The Home Brewing Experience

There are a number of reasons people might like to brew their own beer, but primary among them is they love to brew.  The taste of fresh beer can’t be beat, and the opportunity to brew any style of beer known to modern man is absolutely irresistible.

In the beginning, it was the household that was the primary source of beer, followed later by the small-town brewery.  Now, large breweries dominate the masses with slick marketing providing the bulk of the flavor.  It’s because of the development of the small-town brewery that distinctive beers became indigenous to a region.  Ingredients and environmental conditions provided beers throughout the world their distinctive regional characters.  Different types of barley and other grains influenced the character of each region’s beer. Yeast strains, available herbs or hops also contributed to characterizing regional beers.  India Pale Ale was a style of strong ale brewed in England for the British troops while they occupied India.  It was discovered after a few failed attempts that increasing the alcohol content and increasing the hops provided preservative qualities to the beer, allowing it to make the long journey from the British Isles to India without spoiling.  Throughout history it’s been factors such as economics, available ingredients, environment and unique circumstances that have influenced the development of the various beer styles.

Welcome to the 21st century!  Now it’s possible for you to secure ingredients and adjust the water conditions to create beers according to styles native to regions around the world.  All it takes is an adventurous spirit and a patient sole.  The creation of delicious beer can’t be rushed and must be done lovingly with an understanding of what’s happening during each step in the process.

Beer is made from four essential ingredients: water, fermentable sugars (traditionally malted barley), hops and yeast. These ingredients are processed and combined according to a recipe. Given the right conditions, the yeast will convert the fermentable sugars to alcohol, carbon dioxide and beer.  The beer is then bottled and aged from a week to three months, depending on the beer you’re brewing.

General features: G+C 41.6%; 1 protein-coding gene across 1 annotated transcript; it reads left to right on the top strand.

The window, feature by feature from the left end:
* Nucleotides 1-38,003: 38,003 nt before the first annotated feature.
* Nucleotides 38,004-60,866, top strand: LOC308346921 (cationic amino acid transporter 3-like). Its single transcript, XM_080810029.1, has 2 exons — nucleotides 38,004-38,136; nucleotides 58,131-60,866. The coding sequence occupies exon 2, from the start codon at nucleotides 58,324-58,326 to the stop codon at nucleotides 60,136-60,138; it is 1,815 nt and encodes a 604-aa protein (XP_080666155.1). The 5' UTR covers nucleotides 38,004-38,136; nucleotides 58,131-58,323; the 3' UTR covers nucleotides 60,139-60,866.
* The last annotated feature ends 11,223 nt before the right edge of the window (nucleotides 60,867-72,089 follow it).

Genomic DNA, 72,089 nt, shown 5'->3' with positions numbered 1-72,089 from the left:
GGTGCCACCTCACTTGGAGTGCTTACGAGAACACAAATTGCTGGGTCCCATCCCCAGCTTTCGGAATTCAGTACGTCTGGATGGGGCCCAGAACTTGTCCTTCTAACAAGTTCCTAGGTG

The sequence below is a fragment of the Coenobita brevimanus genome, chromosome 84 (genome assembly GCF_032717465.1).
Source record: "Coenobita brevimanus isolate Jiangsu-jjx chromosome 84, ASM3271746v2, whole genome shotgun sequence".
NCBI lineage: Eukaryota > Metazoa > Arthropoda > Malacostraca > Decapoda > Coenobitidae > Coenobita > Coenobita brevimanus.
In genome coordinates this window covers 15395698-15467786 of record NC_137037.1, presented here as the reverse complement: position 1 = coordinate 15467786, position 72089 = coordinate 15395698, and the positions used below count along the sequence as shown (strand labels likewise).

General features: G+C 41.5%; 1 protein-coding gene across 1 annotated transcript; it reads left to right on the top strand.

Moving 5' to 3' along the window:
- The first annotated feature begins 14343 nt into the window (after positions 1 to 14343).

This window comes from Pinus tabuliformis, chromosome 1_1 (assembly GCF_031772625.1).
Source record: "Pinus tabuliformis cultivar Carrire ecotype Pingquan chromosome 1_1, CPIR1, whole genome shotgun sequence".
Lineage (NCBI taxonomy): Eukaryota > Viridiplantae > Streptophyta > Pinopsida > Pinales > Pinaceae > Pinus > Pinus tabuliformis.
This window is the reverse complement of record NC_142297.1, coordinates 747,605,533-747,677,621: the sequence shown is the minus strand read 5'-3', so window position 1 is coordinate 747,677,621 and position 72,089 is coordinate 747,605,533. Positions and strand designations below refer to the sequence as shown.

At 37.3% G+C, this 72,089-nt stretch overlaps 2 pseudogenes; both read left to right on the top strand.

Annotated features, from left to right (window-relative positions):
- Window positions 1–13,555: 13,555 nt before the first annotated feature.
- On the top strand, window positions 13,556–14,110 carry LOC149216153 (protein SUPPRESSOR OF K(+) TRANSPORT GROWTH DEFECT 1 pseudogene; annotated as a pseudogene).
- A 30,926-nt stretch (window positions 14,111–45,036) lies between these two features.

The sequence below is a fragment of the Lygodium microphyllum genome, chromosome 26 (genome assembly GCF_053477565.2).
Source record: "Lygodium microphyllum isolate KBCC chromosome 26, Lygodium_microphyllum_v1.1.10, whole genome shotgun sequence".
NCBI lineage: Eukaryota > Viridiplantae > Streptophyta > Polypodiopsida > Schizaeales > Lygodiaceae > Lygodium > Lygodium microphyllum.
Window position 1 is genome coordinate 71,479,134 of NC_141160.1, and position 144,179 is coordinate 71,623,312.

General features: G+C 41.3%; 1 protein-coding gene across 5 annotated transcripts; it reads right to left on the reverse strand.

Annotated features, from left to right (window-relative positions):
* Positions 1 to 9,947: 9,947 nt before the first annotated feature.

Malted barley is mostly converted to sugars through a process called mashing, whereby the malted barley is immersed in water at controlled temperatures that allow enzymes in the barley to convert starches to sugars.  It’s these sugars that are converted through fermentation to alcohol, carbon dioxide and the flavor of beer.  Breweries often substitute corn, rice, wheat, rye or other grains for a portion of the malted barley.  They’ll process these starches into fermentable sugars, then the sugars will ferment as the malt sugars do, but will impart their distinctive fermented character to the beer.

Hops are green conelike flowers that grow on vines and have been used in beermaking for about 200 years. Hops impart a degree of bitterness and floral flavor to beer thus providing a balance when combined with the sweetness of the malt.  The addition of hops to beer inhibits spoilage and enhances head retention.

More than 90% of beer is water, so the water you use will lend its character to the beer.  Most drinking water supplies in the United States are fine for making quality homebrew, but if your water is high in sulfer or iron or even chlorine (as it is in some areas), you may want to consider using bottled water.

Yeasts are responsible for converting the fermentable sugars and hops to the bubbly, alcoholic beverage we call beer.  Yeasts are living microorganisms that use sugar as food for their life cycle.  Though thousands of kinds of yeasts can be found everywhere in our lives, most of them are wild yeasts and the introduction of these wild yeasts will likely yield unfortunate results.  The kind of yeast used for beer making is a yeast specially cultured for the purpose of brewing beer.  Generally, there are two types: lager yeast or ale yeast, used to brew different styles of beer.

The only difference between the potential quality of homebrewed beer and commercially brewed beer is the vast amounts of money spent on consistency and quality control.  As a homebrewer, you’ll come to know your beer intimately and understand the variables that are involved in beermaking.  You’ll make delicious beer that will vary slightly from batch to batch.  That’s the nature of beermaking and it will make your new adventure even more rewarding.

The Brew Haus at Tri-State Outfitters in Moscow, Idaho and Moses Lake, Washington, is your primary source for all your home brewing needs.  Our vast selection includes bulk grains and malts for your own taste pursuits as well as ingredient kits that allow you to emulate another brewers well-loved recipes.

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